When your baby is crying, appears to be in pain and you're utterly exhausted, relief for both of you can seem like a pipe dream. Knowing what causes the symptoms of colic and what you can do to help your baby (and yourself) will help you get through this colicky phase.

Nothing is more heartbreaking than listening to your baby cry for hours on end -- and you're left feeling helpless.

This is reality for parents in the throes of colic. Feelings of exhaustion, frustration, guilt and resentment can quickly mount. That's why it's important for parents to understand colic, realize there's nothing wrong with neither their baby nor themselves, and truly believe that although heartbreaking, there is an end to this colicky phase.

Why colic?

The onset of colic starts between 2-4 weeks of age and tapers off by 3-4 months. In fact, 80-90 percent of babies who suffer from colic will outgrow it by 4 months old.

The symptoms of colic are thought to be brought on by babies' immature nervous and digestive systems. I often counsel parents to think of the first 3-4 months of their baby's life as a fourth trimester, so to speak. Babies with colic would prefer to spend these first few months back inside the womb, where warmth, snugness and a gentle hum prevail.

They are truly sensitive little souls who need more time adjusting to the outside world.

Still, it's important to rule out any medical causes such as reflux. A baby with significant reflux will cry and spit up frequently. Once recognized and treated, crying and spit up may decrease dramatically.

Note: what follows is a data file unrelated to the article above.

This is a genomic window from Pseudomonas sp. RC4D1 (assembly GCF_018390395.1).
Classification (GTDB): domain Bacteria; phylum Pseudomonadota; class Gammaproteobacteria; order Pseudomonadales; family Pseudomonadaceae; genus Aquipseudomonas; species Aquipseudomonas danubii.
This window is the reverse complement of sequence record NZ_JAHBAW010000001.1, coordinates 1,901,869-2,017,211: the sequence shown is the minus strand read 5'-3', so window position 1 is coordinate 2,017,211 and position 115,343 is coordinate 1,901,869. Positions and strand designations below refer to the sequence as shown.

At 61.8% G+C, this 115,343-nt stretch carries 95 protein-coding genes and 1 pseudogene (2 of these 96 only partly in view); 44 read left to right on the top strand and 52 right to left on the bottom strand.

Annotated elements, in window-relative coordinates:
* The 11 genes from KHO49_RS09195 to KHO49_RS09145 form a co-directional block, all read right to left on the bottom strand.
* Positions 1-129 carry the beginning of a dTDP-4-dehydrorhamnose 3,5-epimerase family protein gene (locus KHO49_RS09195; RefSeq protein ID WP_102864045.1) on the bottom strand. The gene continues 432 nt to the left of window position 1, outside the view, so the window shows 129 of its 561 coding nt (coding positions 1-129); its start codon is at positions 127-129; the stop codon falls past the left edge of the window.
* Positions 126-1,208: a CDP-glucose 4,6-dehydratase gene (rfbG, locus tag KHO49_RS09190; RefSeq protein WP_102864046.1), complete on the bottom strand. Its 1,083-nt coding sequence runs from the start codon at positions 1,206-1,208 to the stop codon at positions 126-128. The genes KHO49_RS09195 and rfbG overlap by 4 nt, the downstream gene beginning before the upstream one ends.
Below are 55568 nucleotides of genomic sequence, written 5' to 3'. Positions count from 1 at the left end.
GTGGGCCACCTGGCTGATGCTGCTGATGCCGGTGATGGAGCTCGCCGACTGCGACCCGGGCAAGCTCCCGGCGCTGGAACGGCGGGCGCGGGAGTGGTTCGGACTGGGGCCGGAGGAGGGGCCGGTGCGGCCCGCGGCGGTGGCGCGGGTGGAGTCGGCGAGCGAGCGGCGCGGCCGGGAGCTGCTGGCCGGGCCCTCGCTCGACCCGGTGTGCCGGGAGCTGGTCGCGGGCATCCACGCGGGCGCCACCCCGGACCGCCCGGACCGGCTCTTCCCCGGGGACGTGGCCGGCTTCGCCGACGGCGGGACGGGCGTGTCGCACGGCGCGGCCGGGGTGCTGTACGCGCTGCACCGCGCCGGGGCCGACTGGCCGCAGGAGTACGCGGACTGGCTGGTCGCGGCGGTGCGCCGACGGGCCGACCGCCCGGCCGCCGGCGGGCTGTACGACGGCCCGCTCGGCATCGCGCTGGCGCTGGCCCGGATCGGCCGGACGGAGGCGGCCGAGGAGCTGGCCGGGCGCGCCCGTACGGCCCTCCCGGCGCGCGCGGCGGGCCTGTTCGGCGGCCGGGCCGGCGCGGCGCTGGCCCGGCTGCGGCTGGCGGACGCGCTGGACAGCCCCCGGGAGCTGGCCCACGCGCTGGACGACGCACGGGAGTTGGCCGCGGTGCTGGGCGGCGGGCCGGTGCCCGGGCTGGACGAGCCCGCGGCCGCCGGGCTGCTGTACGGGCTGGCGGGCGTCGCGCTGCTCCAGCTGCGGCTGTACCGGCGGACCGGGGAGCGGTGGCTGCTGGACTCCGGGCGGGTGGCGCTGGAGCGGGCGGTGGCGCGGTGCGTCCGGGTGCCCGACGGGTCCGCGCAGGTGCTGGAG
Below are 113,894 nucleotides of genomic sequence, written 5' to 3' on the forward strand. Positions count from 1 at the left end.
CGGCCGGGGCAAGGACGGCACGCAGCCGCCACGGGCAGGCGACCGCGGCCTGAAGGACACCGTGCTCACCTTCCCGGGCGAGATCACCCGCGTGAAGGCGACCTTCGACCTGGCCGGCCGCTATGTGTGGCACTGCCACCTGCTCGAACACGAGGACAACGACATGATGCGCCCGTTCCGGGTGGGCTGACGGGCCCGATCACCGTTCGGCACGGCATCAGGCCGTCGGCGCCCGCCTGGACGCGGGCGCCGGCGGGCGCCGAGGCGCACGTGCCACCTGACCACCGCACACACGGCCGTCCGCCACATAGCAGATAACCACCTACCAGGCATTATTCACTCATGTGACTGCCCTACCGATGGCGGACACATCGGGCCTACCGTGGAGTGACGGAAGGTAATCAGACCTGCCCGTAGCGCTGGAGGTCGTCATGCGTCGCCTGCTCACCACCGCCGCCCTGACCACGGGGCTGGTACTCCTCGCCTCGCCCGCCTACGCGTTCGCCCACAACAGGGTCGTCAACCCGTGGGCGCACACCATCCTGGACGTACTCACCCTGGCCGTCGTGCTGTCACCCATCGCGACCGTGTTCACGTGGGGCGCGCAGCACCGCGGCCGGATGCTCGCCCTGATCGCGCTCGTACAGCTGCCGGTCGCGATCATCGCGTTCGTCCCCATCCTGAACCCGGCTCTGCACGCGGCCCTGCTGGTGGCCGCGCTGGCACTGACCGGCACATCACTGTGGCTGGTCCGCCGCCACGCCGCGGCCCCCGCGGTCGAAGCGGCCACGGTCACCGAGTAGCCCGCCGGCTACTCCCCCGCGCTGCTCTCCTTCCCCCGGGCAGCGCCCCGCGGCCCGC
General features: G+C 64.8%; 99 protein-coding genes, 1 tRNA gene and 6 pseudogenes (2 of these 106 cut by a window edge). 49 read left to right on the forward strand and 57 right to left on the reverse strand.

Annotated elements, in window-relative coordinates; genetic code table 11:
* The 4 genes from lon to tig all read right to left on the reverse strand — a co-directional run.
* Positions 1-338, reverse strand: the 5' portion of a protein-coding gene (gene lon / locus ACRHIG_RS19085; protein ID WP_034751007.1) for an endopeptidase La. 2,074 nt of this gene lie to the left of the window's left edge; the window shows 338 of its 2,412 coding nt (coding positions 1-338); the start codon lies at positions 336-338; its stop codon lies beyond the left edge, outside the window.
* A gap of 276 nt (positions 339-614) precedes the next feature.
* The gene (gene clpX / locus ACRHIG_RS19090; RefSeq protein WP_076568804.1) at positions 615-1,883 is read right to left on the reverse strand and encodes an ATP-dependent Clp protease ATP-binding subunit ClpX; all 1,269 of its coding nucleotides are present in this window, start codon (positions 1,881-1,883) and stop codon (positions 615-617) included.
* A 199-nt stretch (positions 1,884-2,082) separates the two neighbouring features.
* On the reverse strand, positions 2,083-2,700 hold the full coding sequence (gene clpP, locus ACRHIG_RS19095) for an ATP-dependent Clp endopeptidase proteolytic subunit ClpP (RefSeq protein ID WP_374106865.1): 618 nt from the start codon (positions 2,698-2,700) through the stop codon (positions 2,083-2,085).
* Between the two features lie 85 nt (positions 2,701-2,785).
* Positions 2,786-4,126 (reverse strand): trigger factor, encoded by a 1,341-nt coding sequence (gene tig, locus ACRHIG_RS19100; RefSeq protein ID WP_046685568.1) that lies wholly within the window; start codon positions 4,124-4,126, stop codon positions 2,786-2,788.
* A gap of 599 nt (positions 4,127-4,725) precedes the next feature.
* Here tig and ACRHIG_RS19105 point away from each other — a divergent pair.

Help for babies

Breastfeeding moms can start by eliminating dairy and other food triggers such as caffeine, wheat, soy and eggs. Likewise, formula-fed babies may improve after switching to a hypoallergenic formula such as Nutramigen.

Remedies such as gripe water and mylicon drops aimed at reducing gas in your baby may or may not be helpful. Some parents report modest relief with these treatments, while others don't.

Probiotics have shown promise in recent years at reducing crying associated with colic.

If breastfeeding, try a prolonged emptying of one breast per feeding.

Soothing techniques

While babies with colic are typically hard to console, many will respond to some variation of swaddling, rocking, sucking, white noise and/or gentle tummy massages. Try different soothing techniques to see what works for your baby. Some may prefer the vibration of a bouncy, while others prefer a quiet, dark room snug in a swaddle.

Help for you

Take a break. Ask for help. Get out for some fresh air. If tension is mounting, put your baby down in a safe place and regroup. Find other moms who have dealt with colic. It helps to know you're not alone.

Dr. Mom's bottom line

There's light at the end of this colic tunnel. You're a good parent. Your baby is a good baby. Soon, those intense crying jags will be replaced by delicious smiles and heart melting giggles.

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